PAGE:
This article first appeared on Get Healthy U.
Even though I do my best to ignore the fully stocked back-to-school section when I shop at Target these days, there is no denying it: summer is coming to a close. Later this month my kids will pack up their backpacks and—with both excitement and dread—they’ll head back to school for another year of learning, socializing, creating, and exploring.
When I was young and summer came to an end, my parents basically had to make sure my sister and I had some crayons, pencils, glue, and a few notebooks. For parents today, purchasing every item on the double-sided school supply list is only the beginning of the back to school flurry. The pressure on parents to be involved in their kids’ school lives can be overwhelming. As a mother of four, it certainly is for me at times. But if moms are intentional about the way they approach a new school year, they can significantly reduce their own stress so they are better able to help their children start the school year on a positive note. As Andrew J. Bernstein says, “Remember that stress does not come from what’s going on in your life. It comes from your thoughts about what is going on in your life.”
1. Be Positive
This one is sometimes hard for me because I absolutely love summertime and have experienced a few rough back to school transitions with my four children over the years (for me and for them). But it is very important that as the kids begin to complain about going back to school, and may even have some anxiety about it, moms emphasize the positive aspects of going back to school. You can talk about your happy memories of going back to school and meeting the new person in your class who became your life long best friend, or taking a science class that inspired you to become a doctor, or how your 6th English teacher became a mentor to you all the way through senior year. You can address their concerns and normalize them by letting them know that you still remember how nervous you were to start a new year. Remind yourself and your children to find gratitude in this transition and for the gift of education.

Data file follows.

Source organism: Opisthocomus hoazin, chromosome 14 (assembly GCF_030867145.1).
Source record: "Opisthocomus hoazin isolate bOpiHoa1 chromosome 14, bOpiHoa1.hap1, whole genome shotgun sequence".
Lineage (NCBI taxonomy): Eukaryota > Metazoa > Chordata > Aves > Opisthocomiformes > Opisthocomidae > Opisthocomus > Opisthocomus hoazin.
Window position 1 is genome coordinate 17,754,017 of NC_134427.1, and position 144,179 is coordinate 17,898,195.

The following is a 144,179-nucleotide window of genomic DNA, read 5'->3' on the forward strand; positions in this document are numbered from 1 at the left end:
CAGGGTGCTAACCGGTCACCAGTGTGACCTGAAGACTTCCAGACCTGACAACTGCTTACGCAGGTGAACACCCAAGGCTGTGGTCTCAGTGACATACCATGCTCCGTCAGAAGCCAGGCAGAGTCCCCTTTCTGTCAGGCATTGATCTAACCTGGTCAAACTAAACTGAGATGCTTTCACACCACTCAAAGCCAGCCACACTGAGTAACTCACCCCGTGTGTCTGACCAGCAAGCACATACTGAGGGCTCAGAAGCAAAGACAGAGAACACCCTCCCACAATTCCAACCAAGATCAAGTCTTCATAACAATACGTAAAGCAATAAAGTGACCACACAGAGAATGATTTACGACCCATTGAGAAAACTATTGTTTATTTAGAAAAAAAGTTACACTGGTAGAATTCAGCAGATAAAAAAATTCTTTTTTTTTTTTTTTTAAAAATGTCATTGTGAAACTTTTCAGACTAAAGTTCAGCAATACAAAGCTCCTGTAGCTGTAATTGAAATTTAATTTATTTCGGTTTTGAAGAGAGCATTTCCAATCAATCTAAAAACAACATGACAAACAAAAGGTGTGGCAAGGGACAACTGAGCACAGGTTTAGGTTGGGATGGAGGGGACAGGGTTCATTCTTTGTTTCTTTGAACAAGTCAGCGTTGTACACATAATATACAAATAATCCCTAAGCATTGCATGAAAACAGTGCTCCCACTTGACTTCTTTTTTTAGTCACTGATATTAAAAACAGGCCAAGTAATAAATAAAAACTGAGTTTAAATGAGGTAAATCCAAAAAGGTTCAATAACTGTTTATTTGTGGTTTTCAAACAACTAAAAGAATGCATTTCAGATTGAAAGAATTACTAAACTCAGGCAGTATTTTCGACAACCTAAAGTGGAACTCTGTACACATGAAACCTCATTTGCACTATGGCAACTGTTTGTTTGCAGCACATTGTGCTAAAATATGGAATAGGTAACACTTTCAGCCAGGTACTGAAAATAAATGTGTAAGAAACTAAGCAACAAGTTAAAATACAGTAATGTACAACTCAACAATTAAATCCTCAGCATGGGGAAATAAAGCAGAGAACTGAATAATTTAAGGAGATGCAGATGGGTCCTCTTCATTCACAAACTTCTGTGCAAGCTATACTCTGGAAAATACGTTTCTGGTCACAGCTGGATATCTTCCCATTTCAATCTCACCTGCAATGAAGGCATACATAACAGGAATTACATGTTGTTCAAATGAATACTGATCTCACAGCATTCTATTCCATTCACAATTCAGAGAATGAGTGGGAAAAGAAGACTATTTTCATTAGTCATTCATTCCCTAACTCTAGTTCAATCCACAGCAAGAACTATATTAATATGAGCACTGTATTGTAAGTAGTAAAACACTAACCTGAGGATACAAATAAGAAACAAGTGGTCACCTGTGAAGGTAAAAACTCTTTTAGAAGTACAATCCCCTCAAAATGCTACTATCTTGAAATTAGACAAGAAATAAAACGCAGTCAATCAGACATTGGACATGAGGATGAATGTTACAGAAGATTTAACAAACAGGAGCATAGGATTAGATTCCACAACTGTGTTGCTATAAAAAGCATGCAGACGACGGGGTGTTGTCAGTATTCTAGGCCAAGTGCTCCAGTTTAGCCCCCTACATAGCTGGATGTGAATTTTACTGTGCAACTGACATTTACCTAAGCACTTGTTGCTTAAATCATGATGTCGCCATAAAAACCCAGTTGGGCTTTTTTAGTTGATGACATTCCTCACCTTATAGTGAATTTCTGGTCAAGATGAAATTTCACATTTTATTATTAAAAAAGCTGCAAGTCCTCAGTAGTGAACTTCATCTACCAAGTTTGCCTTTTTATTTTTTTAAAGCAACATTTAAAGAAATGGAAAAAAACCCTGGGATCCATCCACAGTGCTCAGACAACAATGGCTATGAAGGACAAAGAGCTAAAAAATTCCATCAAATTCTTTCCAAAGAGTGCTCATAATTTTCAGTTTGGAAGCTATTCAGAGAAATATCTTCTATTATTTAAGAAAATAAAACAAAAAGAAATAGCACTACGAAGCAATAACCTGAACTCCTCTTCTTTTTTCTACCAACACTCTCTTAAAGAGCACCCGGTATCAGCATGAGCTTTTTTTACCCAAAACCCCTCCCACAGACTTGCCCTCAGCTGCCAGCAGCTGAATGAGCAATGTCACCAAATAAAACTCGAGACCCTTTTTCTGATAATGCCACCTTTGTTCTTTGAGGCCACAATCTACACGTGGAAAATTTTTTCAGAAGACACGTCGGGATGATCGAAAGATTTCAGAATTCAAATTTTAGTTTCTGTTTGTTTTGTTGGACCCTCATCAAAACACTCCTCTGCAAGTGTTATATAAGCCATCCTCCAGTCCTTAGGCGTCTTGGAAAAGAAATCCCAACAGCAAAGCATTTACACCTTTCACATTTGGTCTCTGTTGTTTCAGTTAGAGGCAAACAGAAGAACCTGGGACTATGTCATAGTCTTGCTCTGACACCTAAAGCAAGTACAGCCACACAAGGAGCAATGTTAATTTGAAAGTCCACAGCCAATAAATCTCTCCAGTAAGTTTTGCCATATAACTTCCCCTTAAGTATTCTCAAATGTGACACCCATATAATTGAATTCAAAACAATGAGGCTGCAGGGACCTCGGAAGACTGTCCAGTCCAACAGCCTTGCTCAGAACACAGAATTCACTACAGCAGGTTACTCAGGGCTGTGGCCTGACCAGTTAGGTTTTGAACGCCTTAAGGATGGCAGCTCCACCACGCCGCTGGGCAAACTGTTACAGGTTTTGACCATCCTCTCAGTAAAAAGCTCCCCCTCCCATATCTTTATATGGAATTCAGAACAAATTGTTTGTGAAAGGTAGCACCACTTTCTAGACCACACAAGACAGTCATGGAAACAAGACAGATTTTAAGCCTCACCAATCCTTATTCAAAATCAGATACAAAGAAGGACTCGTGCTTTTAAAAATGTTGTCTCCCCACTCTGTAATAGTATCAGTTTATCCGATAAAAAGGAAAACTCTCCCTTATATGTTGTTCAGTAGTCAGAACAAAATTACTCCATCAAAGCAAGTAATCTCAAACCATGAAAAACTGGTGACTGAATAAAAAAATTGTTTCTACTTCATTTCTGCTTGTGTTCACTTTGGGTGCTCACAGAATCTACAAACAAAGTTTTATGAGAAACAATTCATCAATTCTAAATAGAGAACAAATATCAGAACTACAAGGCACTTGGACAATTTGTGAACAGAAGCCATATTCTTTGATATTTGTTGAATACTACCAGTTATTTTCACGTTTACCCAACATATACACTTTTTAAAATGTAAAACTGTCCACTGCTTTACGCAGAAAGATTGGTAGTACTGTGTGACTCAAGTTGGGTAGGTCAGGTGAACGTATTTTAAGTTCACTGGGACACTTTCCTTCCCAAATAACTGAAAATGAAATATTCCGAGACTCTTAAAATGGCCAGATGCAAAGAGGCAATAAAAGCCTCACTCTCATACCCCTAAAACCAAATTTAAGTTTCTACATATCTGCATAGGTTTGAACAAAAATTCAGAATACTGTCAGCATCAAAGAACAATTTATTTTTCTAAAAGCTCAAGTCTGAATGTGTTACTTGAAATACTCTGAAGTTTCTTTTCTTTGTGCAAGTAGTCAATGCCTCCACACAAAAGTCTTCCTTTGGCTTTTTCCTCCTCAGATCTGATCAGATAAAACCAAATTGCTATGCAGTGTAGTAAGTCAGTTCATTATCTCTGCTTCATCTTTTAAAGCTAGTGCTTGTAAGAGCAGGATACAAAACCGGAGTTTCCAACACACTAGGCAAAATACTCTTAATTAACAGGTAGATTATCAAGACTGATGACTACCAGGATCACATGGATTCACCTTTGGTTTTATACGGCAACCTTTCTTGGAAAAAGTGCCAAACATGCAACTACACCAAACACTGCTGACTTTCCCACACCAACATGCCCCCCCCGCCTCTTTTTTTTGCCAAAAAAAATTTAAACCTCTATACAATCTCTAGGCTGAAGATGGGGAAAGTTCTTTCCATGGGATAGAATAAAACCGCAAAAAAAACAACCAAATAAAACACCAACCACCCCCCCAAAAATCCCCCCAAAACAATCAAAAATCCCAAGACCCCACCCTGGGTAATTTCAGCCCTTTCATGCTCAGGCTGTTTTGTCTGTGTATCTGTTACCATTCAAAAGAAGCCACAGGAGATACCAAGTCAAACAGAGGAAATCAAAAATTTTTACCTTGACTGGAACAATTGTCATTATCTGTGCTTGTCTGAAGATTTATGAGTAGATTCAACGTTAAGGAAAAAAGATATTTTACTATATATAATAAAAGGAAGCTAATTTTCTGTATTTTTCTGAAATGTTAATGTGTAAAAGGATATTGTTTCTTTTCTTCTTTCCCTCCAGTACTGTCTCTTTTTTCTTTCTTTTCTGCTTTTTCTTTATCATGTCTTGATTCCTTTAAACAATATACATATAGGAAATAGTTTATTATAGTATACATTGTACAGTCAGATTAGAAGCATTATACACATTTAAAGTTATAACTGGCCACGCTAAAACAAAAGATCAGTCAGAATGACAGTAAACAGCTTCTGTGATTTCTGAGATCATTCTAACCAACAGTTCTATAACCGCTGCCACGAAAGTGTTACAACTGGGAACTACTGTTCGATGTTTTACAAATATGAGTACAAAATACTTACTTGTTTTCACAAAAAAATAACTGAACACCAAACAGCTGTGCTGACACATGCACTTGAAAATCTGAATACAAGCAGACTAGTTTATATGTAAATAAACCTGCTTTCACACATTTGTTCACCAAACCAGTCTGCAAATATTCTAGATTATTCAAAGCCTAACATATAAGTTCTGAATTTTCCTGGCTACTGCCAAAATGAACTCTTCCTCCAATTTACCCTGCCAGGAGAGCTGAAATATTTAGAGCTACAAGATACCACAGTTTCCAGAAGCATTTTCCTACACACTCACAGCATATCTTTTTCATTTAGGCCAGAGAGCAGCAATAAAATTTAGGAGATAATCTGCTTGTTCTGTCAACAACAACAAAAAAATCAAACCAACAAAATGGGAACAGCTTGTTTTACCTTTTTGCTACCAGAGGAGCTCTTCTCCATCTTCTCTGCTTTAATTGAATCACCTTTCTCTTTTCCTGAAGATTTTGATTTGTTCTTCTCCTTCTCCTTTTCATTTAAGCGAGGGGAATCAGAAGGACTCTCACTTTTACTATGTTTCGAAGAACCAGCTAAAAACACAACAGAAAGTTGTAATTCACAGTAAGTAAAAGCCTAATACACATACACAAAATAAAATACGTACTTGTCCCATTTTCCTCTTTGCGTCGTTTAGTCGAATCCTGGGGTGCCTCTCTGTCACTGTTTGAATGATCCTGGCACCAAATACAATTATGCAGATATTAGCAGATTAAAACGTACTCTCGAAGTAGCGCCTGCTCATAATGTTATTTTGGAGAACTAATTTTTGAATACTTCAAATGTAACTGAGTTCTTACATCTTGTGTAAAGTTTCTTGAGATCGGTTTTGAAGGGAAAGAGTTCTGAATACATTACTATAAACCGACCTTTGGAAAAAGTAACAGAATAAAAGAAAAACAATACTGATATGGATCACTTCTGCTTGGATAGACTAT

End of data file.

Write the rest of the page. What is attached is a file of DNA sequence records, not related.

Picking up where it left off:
2. Remember It’s Their Homework, Not Yours
I know, I know, I have to remind myself of this quite often. As a mother of four children who are all different types of learners, and in interviewing many moms and professionals about the “homework wars,” I have learned that there are many different ways to approach this issue. However, setting boundaries and realistic expectations around homework is very important for both mom and child. Always encourage your child to try her homework on her own first even if she has to struggle some (pushing through struggles builds confidence and resilience). And instead of always jumping into help, encourage your child to talk to his teacher if he doesn’t understand something (which teaches him how to advocate for himself).
Finally, when and if you do help with homework assignments on occasion, make sure you remind yourself and your child that it is his homework, not yours. You want your child to learn the material and build his confidence, not develop an unhealthy dependence on you (“Mom, I just cannot do my homework without you.”)
3. Accept That Sometimes You’ll Have To Say “No”
But you would make such a great school board member, field trip chaperone, bake sale organizer, classroom coordinator, Girl Scouts leader, soccer team manager… Yes, but you can still say no. Be realistic about how much time you want to devote to volunteering. While it is wonderful to be able to give back to your kids’ school and your community, many of these commitments pull you away from time with your family and time for yourself, which often adds unnecessary stress to your life. Be honest with yourself about how much you can take on and stay true to your boundaries.